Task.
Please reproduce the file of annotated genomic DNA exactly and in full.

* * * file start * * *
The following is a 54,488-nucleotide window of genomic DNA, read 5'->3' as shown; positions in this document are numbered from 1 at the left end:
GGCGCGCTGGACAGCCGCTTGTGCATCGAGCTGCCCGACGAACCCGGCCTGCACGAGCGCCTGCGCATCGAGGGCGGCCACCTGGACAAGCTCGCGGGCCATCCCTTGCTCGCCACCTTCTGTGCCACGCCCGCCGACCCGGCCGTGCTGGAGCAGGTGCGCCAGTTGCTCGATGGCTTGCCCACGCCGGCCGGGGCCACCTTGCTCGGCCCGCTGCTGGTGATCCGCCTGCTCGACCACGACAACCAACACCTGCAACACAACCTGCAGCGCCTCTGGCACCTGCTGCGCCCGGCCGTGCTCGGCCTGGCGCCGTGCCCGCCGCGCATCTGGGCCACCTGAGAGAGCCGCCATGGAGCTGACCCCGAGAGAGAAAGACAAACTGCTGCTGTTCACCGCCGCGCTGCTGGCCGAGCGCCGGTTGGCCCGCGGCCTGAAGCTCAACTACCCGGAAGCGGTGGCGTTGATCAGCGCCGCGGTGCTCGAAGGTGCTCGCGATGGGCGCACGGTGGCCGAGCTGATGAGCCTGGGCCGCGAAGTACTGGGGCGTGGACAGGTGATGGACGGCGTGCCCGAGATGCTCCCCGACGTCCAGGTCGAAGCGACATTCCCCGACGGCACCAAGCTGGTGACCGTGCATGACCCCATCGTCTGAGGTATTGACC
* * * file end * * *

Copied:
The following is a 54,488-nucleotide window of genomic DNA, read 5'->3' as shown; positions in this document are numbered from 1 at the left end:
GGCGCGCTGGACAGCCGCTTGTGCATCGAGCTGCCCGACGAACCCGGCCTGCACGAGCGCCTGCGCATCGAGGGCGGCCACCTGGACAAGCTCGCGGGCCATCCCTTGCTCGCCACCTTCTGTGCCACGCCCGCCGACCCGGCCGTGCTGGAGCAGGTGCGCCAGTTGCTCGATGGCTTGCCCACGCCGGCCGGGGCCACCTTGCTCGGCCCGCTGCTGGTGATCCGCCTGCTCGACCACGACAACCAACACCTGCAACACAACCTGCAGCGCCTCTGGCACCTGCTGCGCCCGGCCGTGCTCGGCCTGGCGCCGTGCCCGCCGCGCATCTGGGCCACCTGAGAGAGCCGCCATGGAGCTGACCCCGAGAGAGAAAGACAAACTGCTGCTGTTCACCGCCGCGCTGCTGGCCGAGCGCCGGTTGGCCCGCGGCCTGAAGCTCAACTACCCGGAAGCGGTGGCGTTGATCAGCGCCGCGGTGCTCGAAGGTGCTCGCGATGGGCGCACGGTGGCCGAGCTGATGAGCCTGGGCCGCGAAGTACTGGGGCGTGGACAGGTGATGGACGGCGTGCCCGAGATGCTCCCCGACGTCCAGGTCGAAGCGACATTCCCCGACGGCACCAAGCTGGTGACCGTGCATGACCCCATCGTCTGAGGTATTGACC